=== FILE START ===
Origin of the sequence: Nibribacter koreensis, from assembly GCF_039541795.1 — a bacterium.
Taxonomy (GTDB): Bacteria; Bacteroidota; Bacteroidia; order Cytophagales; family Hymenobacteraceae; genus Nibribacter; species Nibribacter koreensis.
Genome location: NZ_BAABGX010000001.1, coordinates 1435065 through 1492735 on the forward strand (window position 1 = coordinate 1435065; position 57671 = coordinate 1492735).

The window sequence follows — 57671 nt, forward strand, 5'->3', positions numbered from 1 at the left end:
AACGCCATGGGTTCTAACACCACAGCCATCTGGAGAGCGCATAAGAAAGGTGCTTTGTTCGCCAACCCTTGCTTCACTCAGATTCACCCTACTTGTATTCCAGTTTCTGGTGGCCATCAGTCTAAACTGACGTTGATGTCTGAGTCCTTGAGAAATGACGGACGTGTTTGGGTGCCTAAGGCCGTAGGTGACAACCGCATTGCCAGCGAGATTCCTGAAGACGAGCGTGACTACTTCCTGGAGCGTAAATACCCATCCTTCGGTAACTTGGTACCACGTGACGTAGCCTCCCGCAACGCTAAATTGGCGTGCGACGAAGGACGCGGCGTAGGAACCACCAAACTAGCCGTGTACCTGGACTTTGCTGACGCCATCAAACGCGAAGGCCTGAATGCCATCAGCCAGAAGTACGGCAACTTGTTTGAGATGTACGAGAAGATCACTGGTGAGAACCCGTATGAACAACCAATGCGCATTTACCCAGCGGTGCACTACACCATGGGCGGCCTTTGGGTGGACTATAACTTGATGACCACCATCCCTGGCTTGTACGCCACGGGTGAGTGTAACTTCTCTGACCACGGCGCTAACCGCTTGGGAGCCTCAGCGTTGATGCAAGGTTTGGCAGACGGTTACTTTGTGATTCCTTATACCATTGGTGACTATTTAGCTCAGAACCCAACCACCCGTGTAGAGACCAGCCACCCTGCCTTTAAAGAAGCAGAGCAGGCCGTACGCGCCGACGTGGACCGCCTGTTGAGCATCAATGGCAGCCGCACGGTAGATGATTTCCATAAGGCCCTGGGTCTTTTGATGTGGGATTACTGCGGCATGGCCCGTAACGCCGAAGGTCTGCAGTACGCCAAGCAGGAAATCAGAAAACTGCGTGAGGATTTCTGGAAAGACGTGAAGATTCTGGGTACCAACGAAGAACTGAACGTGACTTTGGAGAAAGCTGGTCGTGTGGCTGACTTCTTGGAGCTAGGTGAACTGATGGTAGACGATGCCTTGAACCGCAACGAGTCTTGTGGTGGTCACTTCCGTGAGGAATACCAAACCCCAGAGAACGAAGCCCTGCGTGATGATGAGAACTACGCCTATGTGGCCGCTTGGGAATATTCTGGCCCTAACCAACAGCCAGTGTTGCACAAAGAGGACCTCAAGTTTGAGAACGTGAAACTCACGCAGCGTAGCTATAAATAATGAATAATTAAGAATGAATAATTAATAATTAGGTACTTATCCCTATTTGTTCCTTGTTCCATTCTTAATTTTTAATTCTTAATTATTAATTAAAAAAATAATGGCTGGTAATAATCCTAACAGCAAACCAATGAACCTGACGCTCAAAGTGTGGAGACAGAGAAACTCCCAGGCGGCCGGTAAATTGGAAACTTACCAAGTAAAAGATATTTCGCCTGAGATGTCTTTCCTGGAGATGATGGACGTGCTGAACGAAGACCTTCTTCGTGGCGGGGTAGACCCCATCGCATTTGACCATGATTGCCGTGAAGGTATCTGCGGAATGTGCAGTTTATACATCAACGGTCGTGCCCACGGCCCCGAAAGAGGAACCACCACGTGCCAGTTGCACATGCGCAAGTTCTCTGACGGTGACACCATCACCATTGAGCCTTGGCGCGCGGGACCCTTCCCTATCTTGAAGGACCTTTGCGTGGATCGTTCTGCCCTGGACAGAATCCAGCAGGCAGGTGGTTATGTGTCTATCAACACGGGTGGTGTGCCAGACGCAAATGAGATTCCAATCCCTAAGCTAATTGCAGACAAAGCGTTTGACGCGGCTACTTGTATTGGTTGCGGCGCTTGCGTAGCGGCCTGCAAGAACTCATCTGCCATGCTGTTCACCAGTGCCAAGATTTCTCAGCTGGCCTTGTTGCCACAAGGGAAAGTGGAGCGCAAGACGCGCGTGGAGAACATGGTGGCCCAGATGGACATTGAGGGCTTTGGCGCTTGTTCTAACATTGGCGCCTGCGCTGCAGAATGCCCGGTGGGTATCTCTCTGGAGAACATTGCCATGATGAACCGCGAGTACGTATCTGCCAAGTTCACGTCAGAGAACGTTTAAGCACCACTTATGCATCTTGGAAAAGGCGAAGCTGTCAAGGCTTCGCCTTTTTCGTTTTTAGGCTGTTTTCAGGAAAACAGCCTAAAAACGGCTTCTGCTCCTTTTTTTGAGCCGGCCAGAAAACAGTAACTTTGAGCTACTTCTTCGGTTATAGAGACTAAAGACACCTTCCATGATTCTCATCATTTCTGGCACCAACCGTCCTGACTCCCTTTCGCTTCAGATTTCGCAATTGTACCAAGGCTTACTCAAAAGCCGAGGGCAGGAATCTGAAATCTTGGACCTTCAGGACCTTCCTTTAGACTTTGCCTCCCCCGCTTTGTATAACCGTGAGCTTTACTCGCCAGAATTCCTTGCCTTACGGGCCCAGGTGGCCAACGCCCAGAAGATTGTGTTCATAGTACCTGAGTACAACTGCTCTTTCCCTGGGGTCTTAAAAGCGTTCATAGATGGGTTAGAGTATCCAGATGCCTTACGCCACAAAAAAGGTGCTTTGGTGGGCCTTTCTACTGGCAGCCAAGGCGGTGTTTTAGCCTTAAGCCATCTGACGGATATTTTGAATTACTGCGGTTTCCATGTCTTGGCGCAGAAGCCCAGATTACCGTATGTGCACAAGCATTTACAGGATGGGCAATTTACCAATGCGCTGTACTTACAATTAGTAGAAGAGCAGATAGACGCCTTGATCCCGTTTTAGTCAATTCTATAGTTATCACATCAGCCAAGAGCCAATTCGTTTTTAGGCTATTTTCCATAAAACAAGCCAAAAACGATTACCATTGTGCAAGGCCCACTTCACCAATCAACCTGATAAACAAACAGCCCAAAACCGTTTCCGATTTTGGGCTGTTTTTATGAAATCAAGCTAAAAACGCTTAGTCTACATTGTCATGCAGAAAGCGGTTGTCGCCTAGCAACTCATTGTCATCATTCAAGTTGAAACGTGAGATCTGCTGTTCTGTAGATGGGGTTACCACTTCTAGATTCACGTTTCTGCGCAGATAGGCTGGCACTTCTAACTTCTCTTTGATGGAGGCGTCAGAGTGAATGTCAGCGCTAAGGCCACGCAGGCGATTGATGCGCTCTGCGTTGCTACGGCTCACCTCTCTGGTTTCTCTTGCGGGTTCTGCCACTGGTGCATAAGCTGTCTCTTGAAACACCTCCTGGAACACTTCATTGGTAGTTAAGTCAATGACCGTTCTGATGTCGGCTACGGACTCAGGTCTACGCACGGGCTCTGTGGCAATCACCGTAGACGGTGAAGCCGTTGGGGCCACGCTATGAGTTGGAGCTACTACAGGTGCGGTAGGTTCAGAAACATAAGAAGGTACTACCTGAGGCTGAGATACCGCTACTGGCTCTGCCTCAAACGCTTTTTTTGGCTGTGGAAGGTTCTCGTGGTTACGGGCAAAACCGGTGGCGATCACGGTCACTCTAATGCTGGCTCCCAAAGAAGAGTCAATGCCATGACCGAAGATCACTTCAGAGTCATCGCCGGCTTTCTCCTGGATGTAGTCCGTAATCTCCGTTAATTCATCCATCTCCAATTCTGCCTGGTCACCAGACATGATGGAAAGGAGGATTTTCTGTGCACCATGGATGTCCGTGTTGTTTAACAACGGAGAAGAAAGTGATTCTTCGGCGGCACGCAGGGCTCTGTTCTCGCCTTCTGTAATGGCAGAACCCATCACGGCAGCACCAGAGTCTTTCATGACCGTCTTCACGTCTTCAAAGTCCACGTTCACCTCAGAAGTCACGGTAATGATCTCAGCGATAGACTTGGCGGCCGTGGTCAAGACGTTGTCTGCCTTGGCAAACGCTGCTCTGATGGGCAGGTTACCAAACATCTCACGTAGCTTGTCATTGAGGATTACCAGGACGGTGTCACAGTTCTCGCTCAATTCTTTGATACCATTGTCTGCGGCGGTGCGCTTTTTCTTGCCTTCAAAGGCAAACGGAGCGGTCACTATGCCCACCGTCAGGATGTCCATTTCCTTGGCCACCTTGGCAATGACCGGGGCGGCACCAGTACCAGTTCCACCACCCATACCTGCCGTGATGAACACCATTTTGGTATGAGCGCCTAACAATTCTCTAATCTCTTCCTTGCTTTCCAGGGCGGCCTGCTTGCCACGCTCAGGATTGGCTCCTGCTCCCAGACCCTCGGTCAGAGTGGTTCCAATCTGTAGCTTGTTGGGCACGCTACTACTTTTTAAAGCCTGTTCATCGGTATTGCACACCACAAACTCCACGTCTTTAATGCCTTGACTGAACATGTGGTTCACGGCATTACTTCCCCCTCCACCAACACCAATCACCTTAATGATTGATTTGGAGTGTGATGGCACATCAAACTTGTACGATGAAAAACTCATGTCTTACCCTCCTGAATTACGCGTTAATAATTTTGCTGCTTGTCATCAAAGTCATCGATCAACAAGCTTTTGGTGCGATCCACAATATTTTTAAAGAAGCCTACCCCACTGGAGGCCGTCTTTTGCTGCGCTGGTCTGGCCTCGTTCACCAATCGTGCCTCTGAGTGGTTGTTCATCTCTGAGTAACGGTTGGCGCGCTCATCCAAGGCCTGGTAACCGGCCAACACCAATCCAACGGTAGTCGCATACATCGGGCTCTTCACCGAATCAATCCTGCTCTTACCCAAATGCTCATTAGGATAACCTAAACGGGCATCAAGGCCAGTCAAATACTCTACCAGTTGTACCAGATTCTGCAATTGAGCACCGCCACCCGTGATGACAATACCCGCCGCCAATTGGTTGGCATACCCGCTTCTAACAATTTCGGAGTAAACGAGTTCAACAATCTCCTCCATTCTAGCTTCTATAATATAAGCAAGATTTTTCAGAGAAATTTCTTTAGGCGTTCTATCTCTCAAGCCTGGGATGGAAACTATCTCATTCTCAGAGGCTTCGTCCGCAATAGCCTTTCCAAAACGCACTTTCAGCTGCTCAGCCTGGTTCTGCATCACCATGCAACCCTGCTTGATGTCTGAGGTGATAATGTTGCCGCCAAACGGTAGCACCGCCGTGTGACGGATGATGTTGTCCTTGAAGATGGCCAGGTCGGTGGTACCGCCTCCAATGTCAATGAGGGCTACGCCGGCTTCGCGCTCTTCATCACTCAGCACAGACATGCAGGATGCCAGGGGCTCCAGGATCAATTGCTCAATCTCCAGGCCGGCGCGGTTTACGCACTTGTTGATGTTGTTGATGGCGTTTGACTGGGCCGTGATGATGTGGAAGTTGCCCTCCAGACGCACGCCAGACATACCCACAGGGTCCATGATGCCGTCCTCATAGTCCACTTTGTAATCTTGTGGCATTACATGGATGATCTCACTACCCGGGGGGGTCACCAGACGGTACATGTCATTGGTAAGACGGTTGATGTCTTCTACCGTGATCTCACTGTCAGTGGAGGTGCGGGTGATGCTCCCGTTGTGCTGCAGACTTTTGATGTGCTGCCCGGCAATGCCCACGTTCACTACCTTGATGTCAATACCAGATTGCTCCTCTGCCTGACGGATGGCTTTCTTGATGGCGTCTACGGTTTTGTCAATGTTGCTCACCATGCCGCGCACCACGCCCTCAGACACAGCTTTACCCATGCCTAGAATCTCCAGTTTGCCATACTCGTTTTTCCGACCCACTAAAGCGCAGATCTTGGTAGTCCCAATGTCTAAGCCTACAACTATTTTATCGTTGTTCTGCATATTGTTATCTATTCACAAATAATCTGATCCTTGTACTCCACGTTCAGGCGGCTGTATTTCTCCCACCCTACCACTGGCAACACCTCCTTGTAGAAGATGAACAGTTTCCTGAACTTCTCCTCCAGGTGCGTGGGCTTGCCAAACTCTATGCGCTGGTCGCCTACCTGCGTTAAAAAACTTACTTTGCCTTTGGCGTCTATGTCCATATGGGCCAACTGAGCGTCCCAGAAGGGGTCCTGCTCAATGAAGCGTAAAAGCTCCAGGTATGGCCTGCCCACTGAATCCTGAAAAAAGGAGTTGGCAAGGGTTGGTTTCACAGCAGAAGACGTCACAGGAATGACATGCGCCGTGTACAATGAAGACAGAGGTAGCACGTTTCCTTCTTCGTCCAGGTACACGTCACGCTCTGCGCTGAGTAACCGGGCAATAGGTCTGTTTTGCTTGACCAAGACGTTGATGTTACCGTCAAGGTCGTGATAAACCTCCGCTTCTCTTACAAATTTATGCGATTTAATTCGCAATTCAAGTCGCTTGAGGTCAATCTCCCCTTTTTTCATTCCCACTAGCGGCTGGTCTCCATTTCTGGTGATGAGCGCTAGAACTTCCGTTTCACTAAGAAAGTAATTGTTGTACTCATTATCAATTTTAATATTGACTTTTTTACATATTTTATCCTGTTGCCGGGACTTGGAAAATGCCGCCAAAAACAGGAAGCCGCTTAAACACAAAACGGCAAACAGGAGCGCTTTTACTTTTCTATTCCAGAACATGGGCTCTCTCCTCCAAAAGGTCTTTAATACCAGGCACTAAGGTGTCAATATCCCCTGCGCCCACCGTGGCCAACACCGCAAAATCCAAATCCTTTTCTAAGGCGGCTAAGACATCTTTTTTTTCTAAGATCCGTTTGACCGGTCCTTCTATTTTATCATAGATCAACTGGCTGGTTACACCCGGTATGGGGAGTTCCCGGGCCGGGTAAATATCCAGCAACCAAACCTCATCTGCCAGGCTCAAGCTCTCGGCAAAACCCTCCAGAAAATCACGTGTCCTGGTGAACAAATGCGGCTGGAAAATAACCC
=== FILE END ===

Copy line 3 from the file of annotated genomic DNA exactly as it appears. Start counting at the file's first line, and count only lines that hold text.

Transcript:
Genome location: NZ_BAABGX010000001.1, coordinates 1435065 through 1492735 on the forward strand (window position 1 = coordinate 1435065; position 57671 = coordinate 1492735).